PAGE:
Latency problems arise when the sheer volume of disk I/O exceeds the ability of the read/write heads to respond in an acceptable time. The disks are already operating at their maximum capacity so there is little that can be done at the SAN level to improve performance short of a major investment in Flash or caching technology. Even after investing in expensive Flash/caching technology, there is still a maximum capacity that cannot be exceeded; I/O performance issues are just delayed until some future time.

The Storage Controller

The storage controller is the traffic cop for the I/O path. A continuous stream of SCSI commands arrive from the VMs and are broken down into smaller disk I/O to the SAN. The total number of disk I/O is a multiple of the incoming SCSI workload. Caching and coalescence technology have been introduced to increase controller efficiency but disk latency can still be an issue on busy systems. The controller’s role is to map the logical address information received with the incoming SCSI command and map it to a physical location in the array. All of this is under management of the controller software so there is little an administrator can do at this level to influence I/O performance at the controller.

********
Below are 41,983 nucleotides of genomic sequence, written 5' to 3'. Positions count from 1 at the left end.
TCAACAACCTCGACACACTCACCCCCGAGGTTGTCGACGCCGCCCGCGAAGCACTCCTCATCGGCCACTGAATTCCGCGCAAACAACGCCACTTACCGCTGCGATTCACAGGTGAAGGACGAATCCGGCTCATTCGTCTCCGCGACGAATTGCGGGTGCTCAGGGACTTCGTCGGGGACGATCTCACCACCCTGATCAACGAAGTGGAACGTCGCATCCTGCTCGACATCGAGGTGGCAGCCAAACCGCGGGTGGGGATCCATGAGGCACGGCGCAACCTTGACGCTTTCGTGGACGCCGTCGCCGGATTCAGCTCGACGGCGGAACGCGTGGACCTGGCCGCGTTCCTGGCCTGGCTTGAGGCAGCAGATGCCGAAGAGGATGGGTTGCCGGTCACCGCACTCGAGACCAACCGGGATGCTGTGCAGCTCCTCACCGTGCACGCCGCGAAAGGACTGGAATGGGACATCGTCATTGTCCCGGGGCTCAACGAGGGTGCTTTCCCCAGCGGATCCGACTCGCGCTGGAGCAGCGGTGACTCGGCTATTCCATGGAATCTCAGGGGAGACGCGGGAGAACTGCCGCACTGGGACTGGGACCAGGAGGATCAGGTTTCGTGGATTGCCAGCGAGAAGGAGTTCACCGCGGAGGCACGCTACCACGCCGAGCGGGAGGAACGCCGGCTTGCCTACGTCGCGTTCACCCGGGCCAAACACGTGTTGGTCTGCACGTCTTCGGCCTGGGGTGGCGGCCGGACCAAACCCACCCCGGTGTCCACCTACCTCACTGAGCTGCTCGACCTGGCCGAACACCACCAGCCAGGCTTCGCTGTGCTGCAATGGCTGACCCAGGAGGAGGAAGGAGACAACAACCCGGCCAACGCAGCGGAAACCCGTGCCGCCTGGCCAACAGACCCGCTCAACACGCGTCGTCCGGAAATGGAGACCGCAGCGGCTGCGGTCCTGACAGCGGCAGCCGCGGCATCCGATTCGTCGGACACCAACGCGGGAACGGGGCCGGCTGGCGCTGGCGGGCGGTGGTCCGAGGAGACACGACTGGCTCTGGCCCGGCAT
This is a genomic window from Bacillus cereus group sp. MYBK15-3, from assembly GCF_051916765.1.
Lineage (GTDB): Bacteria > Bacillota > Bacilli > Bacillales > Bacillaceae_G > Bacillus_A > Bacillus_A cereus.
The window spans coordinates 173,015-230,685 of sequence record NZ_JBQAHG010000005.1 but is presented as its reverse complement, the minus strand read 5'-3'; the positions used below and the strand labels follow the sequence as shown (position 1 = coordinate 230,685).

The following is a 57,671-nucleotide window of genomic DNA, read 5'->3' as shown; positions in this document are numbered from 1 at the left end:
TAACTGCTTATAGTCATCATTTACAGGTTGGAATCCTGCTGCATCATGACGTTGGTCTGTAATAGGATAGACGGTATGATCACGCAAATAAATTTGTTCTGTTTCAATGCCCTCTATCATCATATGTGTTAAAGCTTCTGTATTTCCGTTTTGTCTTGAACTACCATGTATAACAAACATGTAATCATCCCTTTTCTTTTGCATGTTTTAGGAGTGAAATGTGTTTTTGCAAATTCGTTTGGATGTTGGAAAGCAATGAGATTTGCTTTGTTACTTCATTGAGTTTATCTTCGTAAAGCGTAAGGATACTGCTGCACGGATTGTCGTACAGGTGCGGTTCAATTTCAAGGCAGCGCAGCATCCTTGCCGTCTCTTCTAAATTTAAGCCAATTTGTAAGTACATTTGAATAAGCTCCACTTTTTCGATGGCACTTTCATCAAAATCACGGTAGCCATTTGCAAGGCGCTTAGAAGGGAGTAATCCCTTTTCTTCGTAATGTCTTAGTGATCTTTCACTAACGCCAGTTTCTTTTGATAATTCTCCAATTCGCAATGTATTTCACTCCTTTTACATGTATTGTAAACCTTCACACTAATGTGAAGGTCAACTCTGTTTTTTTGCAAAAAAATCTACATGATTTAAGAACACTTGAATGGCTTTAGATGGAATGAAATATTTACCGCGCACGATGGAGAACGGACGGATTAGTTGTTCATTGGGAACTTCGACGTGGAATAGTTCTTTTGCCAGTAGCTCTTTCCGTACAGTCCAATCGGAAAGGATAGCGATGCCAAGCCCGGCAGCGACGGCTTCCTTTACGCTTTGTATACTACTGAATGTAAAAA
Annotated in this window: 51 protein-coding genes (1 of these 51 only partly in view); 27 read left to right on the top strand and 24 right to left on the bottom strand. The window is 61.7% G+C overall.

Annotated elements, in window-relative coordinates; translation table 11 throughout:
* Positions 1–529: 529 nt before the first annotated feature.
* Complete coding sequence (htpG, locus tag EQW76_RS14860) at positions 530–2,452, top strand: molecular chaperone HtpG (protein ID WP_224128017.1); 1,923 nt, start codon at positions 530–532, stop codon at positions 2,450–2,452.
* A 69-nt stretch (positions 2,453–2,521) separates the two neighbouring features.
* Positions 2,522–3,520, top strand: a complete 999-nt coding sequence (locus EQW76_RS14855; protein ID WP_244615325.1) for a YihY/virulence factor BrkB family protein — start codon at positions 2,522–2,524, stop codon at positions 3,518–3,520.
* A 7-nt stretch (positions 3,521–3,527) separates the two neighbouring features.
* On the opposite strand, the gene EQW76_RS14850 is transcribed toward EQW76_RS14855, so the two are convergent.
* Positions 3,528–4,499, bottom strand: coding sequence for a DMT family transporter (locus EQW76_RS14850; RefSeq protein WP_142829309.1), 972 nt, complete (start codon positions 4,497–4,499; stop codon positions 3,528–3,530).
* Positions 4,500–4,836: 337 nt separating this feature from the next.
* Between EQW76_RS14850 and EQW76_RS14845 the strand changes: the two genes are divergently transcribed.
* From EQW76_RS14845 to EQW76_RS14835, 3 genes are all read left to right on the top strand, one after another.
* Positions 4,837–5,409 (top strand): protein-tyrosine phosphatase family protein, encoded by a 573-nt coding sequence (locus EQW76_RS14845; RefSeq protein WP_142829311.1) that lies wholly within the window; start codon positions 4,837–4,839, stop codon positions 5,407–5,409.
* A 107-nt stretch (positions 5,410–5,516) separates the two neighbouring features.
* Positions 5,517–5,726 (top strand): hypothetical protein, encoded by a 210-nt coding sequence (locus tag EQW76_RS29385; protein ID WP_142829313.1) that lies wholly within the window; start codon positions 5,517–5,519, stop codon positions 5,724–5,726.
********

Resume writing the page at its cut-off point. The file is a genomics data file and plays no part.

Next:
Virtual Machine (VM) Workflow

If an administrator can’t fix a performance issue at the SAN or controller level that leaves the virtual machine. The VM includes the server and virtual disk and this is where all the work is being done. Users request applications and data on one end and SCSI commands go out across the hypervisor to the controller on the other end. The majority of what affects virtualization performance is determined by what happens inside the guest Windows file system (NTFS).

When we examine NTFS behavior we can appreciate why virtualization incurs serious I/O performance issues. To best illustrate this we will follow what happens in NTFS when a file is created: